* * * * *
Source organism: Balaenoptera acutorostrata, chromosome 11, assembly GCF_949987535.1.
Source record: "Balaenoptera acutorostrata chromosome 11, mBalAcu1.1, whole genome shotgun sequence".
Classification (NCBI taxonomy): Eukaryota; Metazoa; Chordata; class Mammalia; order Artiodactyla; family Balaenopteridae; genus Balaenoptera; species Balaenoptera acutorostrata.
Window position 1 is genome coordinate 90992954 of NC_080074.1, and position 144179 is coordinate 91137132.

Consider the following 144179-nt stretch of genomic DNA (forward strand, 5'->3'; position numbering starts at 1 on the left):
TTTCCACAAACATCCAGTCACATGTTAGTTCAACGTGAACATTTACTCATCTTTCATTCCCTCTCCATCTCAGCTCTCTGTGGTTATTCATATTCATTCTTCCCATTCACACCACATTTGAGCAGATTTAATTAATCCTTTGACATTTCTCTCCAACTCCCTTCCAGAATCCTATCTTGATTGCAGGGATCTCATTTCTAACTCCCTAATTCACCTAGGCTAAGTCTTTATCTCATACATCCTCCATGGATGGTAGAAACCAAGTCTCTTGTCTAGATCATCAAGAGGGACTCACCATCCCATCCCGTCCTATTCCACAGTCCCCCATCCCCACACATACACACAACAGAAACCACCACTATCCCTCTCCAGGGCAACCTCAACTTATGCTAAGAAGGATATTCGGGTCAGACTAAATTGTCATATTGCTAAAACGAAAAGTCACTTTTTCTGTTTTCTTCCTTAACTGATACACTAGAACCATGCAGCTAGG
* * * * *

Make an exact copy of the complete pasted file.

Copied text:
Source organism: Balaenoptera acutorostrata, chromosome 11, assembly GCF_949987535.1.
Source record: "Balaenoptera acutorostrata chromosome 11, mBalAcu1.1, whole genome shotgun sequence".
Classification (NCBI taxonomy): Eukaryota; Metazoa; Chordata; class Mammalia; order Artiodactyla; family Balaenopteridae; genus Balaenoptera; species Balaenoptera acutorostrata.
Window position 1 is genome coordinate 90992954 of NC_080074.1, and position 144179 is coordinate 91137132.

Consider the following 144179-nt stretch of genomic DNA (forward strand, 5'->3'; position numbering starts at 1 on the left):
TTTCCACAAACATCCAGTCACATGTTAGTTCAACGTGAACATTTACTCATCTTTCATTCCCTCTCCATCTCAGCTCTCTGTGGTTATTCATATTCATTCTTCCCATTCACACCACATTTGAGCAGATTTAATTAATCCTTTGACATTTCTCTCCAACTCCCTTCCAGAATCCTATCTTGATTGCAGGGATCTCATTTCTAACTCCCTAATTCACCTAGGCTAAGTCTTTATCTCATACATCCTCCATGGATGGTAGAAACCAAGTCTCTTGTCTAGATCATCAAGAGGGACTCACCATCCCATCCCGTCCTATTCCACAGTCCCCCATCCCCACACATACACACAACAGAAACCACCACTATCCCTCTCCAGGGCAACCTCAACTTATGCTAAGAAGGATATTCGGGTCAGACTAAATTGTCATATTGCTAAAACGAAAAGTCACTTTTTCTGTTTTCTTCCTTAACTGATACACTAGAACCATGCAGCTAGG